6. n fact, what all of these texts share, from the perspective of mod-ern criticism, is a certain set of defects that excludes them fromthe ranks of the great masterpieces: an absence of finely delineatedcharacters, a lack of verisimilitude in the story line, an excessivereliance on plot, and a certain sensationalism in the events por-trayed.

      Basic Question #5: What were common criticisms of popular literature?

      1. Absence of finely delineated characters
      2. Lack of verisimilitude
      3. Excessive reliance on plot
      4. Certain sensationalism in the events portrayed.
    7. more fit for children thanfor adults.

      NQ: Is reorganizing a book's readership from adults to children a common strategy to trivialize that work's importance?

      This tracks with Richard Brodhead's observation that literature got harder. Brodhead states the rediscovery of the 19th century's great authors is connected to the rise of a new professoriate, which was a professoriate "trained not so much in general humane learning as in field-specific expertise." "This version of our literature," Brodhead explains, "requires the aid of expert assistance to bring it home to the common mind--and so helps support the value of expertise more generally."

    8. modernist point of view, which tends to clas-sify work that affects people's lives, or tries to, as merely sensa-tional or propagandistic.

      Basic Question #3: Who were the critics of popular 19th century fiction?

      Answer: In Sensational Designs, Topkins is quick to point out that the modernists have made popular literature "suspect...as merely sensational or propagandistic."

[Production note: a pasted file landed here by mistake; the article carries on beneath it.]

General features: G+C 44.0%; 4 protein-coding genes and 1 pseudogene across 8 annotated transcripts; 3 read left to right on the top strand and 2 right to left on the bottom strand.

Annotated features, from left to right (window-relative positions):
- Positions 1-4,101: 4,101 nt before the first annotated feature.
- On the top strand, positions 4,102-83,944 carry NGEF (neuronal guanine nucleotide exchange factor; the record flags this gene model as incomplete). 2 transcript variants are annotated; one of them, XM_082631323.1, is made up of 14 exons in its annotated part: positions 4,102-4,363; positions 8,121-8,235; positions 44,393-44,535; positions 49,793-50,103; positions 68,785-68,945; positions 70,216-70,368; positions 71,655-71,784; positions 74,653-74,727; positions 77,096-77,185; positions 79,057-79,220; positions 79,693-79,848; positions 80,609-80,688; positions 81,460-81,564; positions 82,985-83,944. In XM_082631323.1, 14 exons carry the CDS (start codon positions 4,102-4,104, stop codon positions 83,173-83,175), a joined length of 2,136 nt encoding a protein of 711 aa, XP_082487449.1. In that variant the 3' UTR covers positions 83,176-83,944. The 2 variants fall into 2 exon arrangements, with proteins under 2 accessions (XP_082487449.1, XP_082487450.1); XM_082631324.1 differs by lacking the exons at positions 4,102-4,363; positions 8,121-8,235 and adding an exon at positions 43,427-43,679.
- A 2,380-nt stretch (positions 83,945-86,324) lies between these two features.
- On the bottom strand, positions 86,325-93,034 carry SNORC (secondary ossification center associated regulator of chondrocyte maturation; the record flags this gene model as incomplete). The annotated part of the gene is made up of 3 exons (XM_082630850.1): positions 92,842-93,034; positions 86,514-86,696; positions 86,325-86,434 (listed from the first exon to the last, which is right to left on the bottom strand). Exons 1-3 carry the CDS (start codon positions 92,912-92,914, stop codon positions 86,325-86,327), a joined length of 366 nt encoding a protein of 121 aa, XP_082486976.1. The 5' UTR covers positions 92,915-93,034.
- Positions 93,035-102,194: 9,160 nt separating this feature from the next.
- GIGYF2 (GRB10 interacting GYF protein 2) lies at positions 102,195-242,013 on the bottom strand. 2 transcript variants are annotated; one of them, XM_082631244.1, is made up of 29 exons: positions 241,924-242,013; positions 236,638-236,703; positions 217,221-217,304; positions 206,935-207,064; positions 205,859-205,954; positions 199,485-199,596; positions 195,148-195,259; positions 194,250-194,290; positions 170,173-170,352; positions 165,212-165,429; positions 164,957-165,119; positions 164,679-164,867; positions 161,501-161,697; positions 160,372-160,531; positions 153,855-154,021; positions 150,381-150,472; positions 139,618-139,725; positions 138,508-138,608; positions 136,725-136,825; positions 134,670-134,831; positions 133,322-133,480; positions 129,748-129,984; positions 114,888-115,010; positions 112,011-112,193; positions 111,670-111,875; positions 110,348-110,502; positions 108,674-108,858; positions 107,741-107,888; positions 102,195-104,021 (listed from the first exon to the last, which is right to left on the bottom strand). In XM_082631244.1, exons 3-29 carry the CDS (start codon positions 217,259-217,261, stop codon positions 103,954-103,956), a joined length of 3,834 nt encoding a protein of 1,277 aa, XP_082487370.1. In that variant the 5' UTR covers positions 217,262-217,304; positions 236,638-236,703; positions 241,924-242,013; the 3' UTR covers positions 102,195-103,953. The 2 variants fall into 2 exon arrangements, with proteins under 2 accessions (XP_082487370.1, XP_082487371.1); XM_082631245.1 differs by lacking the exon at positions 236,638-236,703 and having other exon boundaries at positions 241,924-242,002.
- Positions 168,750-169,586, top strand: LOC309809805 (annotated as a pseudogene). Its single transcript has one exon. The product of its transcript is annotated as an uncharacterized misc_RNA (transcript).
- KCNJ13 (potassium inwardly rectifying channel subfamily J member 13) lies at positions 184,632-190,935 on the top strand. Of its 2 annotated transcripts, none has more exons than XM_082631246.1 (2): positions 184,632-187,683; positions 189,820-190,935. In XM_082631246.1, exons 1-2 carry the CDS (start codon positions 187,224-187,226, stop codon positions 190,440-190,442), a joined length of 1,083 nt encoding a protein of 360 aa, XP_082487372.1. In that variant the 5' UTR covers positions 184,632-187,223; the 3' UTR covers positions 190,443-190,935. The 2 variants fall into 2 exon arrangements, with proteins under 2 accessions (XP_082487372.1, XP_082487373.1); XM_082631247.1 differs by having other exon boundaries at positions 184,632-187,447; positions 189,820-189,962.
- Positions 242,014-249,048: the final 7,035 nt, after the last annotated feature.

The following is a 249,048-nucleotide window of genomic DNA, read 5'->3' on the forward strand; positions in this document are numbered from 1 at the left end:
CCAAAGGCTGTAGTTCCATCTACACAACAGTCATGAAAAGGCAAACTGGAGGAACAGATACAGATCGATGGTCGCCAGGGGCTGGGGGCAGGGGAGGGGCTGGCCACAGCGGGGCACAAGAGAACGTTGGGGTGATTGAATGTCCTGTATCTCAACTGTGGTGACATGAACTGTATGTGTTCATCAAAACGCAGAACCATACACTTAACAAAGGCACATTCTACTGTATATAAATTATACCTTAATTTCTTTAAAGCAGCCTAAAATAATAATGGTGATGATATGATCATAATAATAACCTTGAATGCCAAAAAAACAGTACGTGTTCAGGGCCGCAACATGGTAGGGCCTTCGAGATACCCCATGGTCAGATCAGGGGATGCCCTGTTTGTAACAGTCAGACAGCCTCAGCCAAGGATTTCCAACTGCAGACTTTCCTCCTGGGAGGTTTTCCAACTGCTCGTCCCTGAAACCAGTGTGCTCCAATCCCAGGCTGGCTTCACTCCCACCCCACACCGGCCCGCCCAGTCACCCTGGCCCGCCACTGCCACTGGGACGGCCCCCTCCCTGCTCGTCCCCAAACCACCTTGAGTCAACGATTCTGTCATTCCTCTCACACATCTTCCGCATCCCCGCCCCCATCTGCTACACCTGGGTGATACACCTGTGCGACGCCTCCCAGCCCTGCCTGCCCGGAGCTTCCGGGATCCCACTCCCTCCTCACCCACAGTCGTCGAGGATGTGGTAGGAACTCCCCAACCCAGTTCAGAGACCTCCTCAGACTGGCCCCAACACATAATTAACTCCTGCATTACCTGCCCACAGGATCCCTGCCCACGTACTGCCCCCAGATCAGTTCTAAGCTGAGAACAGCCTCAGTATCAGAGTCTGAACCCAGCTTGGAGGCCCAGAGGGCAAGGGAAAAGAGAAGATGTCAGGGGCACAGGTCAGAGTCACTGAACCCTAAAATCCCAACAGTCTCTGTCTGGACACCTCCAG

9. the last thirty years

      1950-1980, roughly.

  4. Dec 2020
    1. beard

      Collin's has associated facial hair with criminality in other texts. Should we watch our back around Franklin?

    2. foolish story

      Betteredge is a picky reader, and this reads like his second snub against sensational fiction.

    3. ‘Father will tell you, sir. He’s a wonderful man for his age; and he expresses himself beautifully.’

      This is not the first time Betteredge has fluffed his feathers. How can we quantify vanity?

  5. Nov 2020
    1. On the night before the assault on Seringapatam, he was absurdly angry with me, and with others, for treating the whole thing as a fable.

      At this point it is clear the cousin will acquire the Moonstone. If the curse is real, is the text punishing characters with an interest in pantheism?

    2. A similar superstition was once prevalent, as I have heard, in ancient Greece and Rome; not applying, however (as in India), to a diamond devoted to the service of a god, but to a semi-transparent stone of the inferior order of gems, supposed to be affected by the lunar influences

      The backdrop of the narrator's story is westward expansion, and this is important to keep in mind because it can correlate to lines like this. Here, the narrator demystifies the moonstone of its superstition by fitting it into a western geologic history. Notice that he does not totally demystify it. Our narrator may not be superstitious, but he is a little stitious.

    3. Yellow Diamond begin with the eleventh century of the Christian era

      Forced periodization--obviously the narrator will depend on this convention for time his readers will understand, but it shows a systematic take over of the Moonstone's history.

    4. A Romance

      The term "Romance" is distinct from "Novel" in the 19th C, and their generic differences were thoughtfully debated by writers like Hawthorne, Cooper, and Simm (McCall 115). The former genre is fantastic and latter realistic. Therefore, when we try to solve the mystery of The Moonstone, we may need to look to the fantastical, not logical/plausible.